In our view: What kind of peace for Colombia?
August 15, 2008
BOGOTA, Colombia – Colombia’s political climate has dramatically changed over the last months with the deaths of three-high profile members of the FARC (Armed Revolutionary Forces of Colombia); the military rescue of 15 political prisoners from FARC custody, including three U.S. contractors and Ingrid Betancourt, ex-presidential candidate; the ongoing paramilitary/politician scandal; and the increasing re-arming of paramilitary groups.
The rescue of Betancourt and the U.S. citizens is an indisputable triumph for the Colombian government and military in their fight against the FARC. The military strategy and show of might have sparked hope in some sectors of the Colombian population and in other countries that a road to peace is being forged.
At this critical juncture, Mennonite Central Committee (MCC), its partners in Colombia and Colombian Anabaptist churches are asking, "What kind of peace do we want for Colombia?" These groups have united in a call to peace and reconciliation that is extended to all actors in the armed conflict, illegal and legal groups alike.
According to MCC partners and Anabaptist church leaders, the government and military path to "peace" is moving toward chaos and is contrary to the church's goal of reconciliation.
As Mennonite Brethren leader Diego Martinez stated, "These actions, based in deception and lies, will never lead us to peace. We are calling on all of the armed groups to build peace through nonviolence and truth."
The dismantling of the central commands of armed groups such as paramilitaries and guerilla groups including Revolutionary Armed Forces of Colombia (FARC) and the National Liberation Army (ELN) without comprehensive processes of truth, justice and reparation will not put an end to the illegal armed groups in Colombia. Instead, it creates a chaotic, dangerous dynamic because many small, independent but well-armed groups begin organizing, creating more insecurity for regular citizens.
As similar experiences in other countries demonstrate, the cessation of hostilities between warring factions in civil conflict without processes of truth, justice and reparation creates an atmosphere of arbitrary violence and heightened insecurity. Societies become fractured.
Prior to the recent action, President Alvaro Uribe's reputation had suffered significant blows due to three factors: currently, over 60 members of Congress are under investigation for connections to paramilitary networks, there have been serious setbacks in the negotiation of a Free Trade Agreement with the United States because of human rights concerns, and the demobilization and disarmament process of the paramilitaries has failed.
Now, President Uribe is using his strengthened popularity to modify the constitution to allow for a third presidential term, making a mockery of the democratic constitutional norms that were written in the last round of peace agreements with insurgent groups in Colombia.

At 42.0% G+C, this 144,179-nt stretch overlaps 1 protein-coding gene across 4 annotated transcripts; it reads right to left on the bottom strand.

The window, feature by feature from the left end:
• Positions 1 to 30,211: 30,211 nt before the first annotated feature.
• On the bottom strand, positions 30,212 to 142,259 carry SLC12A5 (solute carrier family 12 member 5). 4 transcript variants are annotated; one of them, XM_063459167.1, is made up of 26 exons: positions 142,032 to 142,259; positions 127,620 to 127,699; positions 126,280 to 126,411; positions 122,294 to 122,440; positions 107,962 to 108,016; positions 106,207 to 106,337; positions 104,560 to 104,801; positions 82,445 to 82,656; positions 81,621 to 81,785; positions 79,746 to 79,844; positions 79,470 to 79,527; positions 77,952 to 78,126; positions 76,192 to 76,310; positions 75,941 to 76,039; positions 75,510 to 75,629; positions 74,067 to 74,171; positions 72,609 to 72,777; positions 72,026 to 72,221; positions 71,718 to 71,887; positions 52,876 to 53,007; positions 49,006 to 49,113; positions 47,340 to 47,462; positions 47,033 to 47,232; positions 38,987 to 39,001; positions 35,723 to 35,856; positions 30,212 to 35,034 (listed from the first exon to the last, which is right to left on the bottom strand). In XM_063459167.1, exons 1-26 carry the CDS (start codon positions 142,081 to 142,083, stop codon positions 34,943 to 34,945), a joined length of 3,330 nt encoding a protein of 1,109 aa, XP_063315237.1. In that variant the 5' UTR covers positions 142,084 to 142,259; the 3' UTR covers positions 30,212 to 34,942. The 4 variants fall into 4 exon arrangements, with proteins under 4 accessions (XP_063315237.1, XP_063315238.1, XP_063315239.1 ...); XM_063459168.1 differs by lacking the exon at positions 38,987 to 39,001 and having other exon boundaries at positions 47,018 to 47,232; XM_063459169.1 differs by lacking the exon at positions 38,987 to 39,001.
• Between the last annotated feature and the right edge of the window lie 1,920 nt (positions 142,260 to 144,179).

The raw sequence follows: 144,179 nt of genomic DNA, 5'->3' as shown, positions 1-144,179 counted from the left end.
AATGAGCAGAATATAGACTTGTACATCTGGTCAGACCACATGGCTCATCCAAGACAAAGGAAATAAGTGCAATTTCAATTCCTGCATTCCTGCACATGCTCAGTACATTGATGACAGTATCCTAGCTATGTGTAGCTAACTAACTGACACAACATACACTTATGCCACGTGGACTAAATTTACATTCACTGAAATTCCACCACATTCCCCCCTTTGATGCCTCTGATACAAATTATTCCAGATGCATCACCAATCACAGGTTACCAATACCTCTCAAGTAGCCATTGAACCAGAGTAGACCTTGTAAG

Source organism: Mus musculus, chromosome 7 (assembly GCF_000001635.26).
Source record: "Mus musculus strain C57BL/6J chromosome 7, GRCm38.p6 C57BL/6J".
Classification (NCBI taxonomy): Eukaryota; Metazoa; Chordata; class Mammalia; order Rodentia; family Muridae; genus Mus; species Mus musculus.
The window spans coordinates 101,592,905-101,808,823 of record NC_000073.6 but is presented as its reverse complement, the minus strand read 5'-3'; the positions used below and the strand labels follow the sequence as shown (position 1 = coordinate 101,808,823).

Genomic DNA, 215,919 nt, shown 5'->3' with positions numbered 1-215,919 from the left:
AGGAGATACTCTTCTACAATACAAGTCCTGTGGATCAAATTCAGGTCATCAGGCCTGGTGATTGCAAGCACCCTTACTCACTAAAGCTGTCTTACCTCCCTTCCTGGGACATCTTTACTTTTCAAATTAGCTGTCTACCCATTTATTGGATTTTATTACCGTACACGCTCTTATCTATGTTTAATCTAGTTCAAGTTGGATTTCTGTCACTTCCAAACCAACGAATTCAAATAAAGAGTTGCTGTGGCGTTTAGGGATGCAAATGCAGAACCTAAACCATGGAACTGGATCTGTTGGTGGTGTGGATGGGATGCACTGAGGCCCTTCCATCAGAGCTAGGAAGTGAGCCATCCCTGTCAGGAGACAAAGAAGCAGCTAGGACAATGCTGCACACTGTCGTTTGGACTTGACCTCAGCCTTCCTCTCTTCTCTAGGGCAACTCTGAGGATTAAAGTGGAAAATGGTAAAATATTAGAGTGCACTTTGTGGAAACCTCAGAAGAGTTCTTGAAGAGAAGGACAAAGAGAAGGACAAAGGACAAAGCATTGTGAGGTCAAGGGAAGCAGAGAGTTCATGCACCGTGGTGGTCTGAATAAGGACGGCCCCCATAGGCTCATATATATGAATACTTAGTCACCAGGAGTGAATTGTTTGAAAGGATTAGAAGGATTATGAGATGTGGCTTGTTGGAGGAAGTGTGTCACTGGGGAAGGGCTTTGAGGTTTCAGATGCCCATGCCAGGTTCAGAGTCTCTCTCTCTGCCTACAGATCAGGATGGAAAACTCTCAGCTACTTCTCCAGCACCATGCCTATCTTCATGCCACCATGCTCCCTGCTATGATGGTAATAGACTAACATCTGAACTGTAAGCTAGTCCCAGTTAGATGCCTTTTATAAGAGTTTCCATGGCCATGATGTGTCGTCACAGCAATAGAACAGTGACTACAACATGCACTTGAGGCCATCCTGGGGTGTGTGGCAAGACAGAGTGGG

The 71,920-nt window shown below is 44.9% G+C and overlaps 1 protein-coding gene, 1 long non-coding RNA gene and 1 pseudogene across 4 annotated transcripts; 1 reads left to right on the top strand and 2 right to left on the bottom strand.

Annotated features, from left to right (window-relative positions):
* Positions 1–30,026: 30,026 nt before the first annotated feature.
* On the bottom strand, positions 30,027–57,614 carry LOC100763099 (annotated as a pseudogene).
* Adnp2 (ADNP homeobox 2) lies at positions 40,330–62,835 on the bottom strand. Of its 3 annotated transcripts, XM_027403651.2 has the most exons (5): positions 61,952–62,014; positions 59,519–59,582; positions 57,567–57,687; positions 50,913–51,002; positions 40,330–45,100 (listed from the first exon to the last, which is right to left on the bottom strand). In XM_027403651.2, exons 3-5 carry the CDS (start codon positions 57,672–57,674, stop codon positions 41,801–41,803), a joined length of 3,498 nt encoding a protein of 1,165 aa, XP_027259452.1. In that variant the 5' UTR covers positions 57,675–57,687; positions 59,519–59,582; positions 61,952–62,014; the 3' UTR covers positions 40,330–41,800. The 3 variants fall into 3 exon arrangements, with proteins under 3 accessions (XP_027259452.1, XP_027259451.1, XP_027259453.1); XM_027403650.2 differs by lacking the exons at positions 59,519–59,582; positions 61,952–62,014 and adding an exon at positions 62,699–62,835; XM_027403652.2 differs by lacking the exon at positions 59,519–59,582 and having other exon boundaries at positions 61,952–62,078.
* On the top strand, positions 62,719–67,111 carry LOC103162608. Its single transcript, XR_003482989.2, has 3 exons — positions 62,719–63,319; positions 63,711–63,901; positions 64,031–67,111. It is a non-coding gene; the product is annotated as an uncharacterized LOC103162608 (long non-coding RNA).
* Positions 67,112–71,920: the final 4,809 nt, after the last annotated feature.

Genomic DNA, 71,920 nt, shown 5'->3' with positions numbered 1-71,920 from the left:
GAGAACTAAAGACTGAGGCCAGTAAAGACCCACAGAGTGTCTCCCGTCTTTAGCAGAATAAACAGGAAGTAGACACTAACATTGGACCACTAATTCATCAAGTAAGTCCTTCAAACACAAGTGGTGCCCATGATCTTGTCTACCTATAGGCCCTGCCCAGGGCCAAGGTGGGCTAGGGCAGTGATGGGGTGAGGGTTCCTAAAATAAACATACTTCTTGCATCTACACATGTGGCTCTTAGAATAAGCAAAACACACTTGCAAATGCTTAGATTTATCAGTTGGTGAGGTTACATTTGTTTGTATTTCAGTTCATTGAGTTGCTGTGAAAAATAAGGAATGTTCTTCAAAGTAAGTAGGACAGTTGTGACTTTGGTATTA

Another term would also guarantee four more years of Uribe's Democratic Security Policy, which has been responsible for increased levels of internal displacement, increased numbers of extrajudicial executions and failure to curb paramilitary activity.
Ricardo Esquivia, director of MCC partner Sembrando Paz, states, "This government is dedicated to war and is overriding democratic process by eliminating spaces for dialogue and discussion. This will only create more fractions within the armed groups causing more violence and terror… there may be more security on the highways, but it has been at the cost of greater insecurity on the streets in the cities on the coast – the massacres, assassinations, poverty and hunger persist."
The Anabaptist churches in Colombia affirm that lasting peace means addressing the root causes that perpetuate violence: deep levels of poverty, unequal land distribution, the large gap between rich and poor and the use of violent repression instead of dialogue to resolve social conflict.
Colombian civil society and particularly the millions of victims of the 50-year armed conflict need the support of the international community to assure they have a voice in a peace that offers truth, justice and reparation. The invitation to peace from the Anabaptist community extends to all factions in the conflict, the guerilla groups as well as the paramilitary and government forces; an incomplete process might increase violence against the civilian population.
In Colombia, MCC is supporting a major project with local partners and churches to enable churches to work with victims to rebuild their lives, to create spaces for dialogue between participants in the conflict and to create paths toward truth, justice and political advocacy for policy change. These paths lead toward reconciliation within society, rather than war.
To learn more visit mcc.org/Colombia.
To hear a Colombian speaker in your area in September, contact Theo Sitther at the MCC Washington Office for dates and venues: 202-544-6564, ext. 118.